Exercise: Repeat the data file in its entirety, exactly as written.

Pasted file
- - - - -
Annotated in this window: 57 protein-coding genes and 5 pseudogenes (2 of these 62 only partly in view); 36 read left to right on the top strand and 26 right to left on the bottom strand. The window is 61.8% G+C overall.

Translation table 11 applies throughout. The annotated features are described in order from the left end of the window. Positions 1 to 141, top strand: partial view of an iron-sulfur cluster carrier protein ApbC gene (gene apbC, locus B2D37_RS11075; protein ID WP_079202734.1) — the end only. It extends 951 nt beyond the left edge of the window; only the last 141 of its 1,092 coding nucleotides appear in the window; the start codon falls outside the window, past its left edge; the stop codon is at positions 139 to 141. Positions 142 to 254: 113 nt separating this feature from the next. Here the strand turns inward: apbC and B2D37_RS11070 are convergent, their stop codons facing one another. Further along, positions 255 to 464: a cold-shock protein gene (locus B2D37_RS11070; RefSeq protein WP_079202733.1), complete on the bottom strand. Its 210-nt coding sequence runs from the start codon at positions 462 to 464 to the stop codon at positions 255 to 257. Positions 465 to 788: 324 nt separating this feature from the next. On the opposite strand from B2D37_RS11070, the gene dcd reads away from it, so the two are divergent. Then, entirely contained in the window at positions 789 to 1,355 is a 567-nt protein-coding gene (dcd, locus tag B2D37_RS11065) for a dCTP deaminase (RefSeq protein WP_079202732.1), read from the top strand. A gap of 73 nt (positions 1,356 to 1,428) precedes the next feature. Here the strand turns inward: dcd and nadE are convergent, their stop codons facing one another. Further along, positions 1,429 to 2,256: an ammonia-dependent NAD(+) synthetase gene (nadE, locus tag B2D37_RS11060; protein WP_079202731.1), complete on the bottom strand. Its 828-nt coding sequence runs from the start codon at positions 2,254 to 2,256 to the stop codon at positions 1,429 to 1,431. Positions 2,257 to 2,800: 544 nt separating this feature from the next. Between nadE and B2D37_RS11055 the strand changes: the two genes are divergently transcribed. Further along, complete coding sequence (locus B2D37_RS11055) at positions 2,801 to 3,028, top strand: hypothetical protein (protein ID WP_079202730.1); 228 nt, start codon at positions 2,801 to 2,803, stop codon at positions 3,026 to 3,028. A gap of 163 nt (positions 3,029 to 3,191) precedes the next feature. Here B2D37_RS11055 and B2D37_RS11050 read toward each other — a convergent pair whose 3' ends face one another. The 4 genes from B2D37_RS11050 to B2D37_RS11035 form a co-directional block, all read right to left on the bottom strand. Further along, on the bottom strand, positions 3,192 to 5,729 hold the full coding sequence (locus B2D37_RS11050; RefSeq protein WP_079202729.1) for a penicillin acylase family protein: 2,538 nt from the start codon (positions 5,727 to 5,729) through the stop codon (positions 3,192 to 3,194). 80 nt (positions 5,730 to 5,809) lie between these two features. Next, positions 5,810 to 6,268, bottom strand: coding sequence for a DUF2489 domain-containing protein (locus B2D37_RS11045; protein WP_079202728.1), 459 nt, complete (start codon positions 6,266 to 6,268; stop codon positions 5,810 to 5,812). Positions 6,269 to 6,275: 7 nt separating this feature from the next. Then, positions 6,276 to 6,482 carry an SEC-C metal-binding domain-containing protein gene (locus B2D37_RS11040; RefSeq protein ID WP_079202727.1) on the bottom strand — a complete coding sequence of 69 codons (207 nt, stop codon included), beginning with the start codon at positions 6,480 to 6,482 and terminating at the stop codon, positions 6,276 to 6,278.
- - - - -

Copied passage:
Annotated in this window: 57 protein-coding genes and 5 pseudogenes (2 of these 62 only partly in view); 36 read left to right on the top strand and 26 right to left on the bottom strand. The window is 61.8% G+C overall.

Translation table 11 applies throughout. The annotated features are described in order from the left end of the window. Positions 1 to 141, top strand: partial view of an iron-sulfur cluster carrier protein ApbC gene (gene apbC, locus B2D37_RS11075; protein ID WP_079202734.1) — the end only. It extends 951 nt beyond the left edge of the window; only the last 141 of its 1,092 coding nucleotides appear in the window; the start codon falls outside the window, past its left edge; the stop codon is at positions 139 to 141. Positions 142 to 254: 113 nt separating this feature from the next. Here the strand turns inward: apbC and B2D37_RS11070 are convergent, their stop codons facing one another. Further along, positions 255 to 464: a cold-shock protein gene (locus B2D37_RS11070; RefSeq protein WP_079202733.1), complete on the bottom strand. Its 210-nt coding sequence runs from the start codon at positions 462 to 464 to the stop codon at positions 255 to 257. Positions 465 to 788: 324 nt separating this feature from the next. On the opposite strand from B2D37_RS11070, the gene dcd reads away from it, so the two are divergent. Then, entirely contained in the window at positions 789 to 1,355 is a 567-nt protein-coding gene (dcd, locus tag B2D37_RS11065) for a dCTP deaminase (RefSeq protein WP_079202732.1), read from the top strand. A gap of 73 nt (positions 1,356 to 1,428) precedes the next feature. Here the strand turns inward: dcd and nadE are convergent, their stop codons facing one another. Further along, positions 1,429 to 2,256: an ammonia-dependent NAD(+) synthetase gene (nadE, locus tag B2D37_RS11060; protein WP_079202731.1), complete on the bottom strand. Its 828-nt coding sequence runs from the start codon at positions 2,254 to 2,256 to the stop codon at positions 1,429 to 1,431. Positions 2,257 to 2,800: 544 nt separating this feature from the next. Between nadE and B2D37_RS11055 the strand changes: the two genes are divergently transcribed. Further along, complete coding sequence (locus B2D37_RS11055) at positions 2,801 to 3,028, top strand: hypothetical protein (protein ID WP_079202730.1); 228 nt, start codon at positions 2,801 to 2,803, stop codon at positions 3,026 to 3,028. A gap of 163 nt (positions 3,029 to 3,191) precedes the next feature. Here B2D37_RS11055 and B2D37_RS11050 read toward each other — a convergent pair whose 3' ends face one another. The 4 genes from B2D37_RS11050 to B2D37_RS11035 form a co-directional block, all read right to left on the bottom strand. Further along, on the bottom strand, positions 3,192 to 5,729 hold the full coding sequence (locus B2D37_RS11050; RefSeq protein WP_079202729.1) for a penicillin acylase family protein: 2,538 nt from the start codon (positions 5,727 to 5,729) through the stop codon (positions 3,192 to 3,194). 80 nt (positions 5,730 to 5,809) lie between these two features. Next, positions 5,810 to 6,268, bottom strand: coding sequence for a DUF2489 domain-containing protein (locus B2D37_RS11045; protein WP_079202728.1), 459 nt, complete (start codon positions 6,266 to 6,268; stop codon positions 5,810 to 5,812). Positions 6,269 to 6,275: 7 nt separating this feature from the next. Then, positions 6,276 to 6,482 carry an SEC-C metal-binding domain-containing protein gene (locus B2D37_RS11040; RefSeq protein ID WP_079202727.1) on the bottom strand — a complete coding sequence of 69 codons (207 nt, stop codon included), beginning with the start codon at positions 6,480 to 6,482 and terminating at the stop codon, positions 6,276 to 6,278.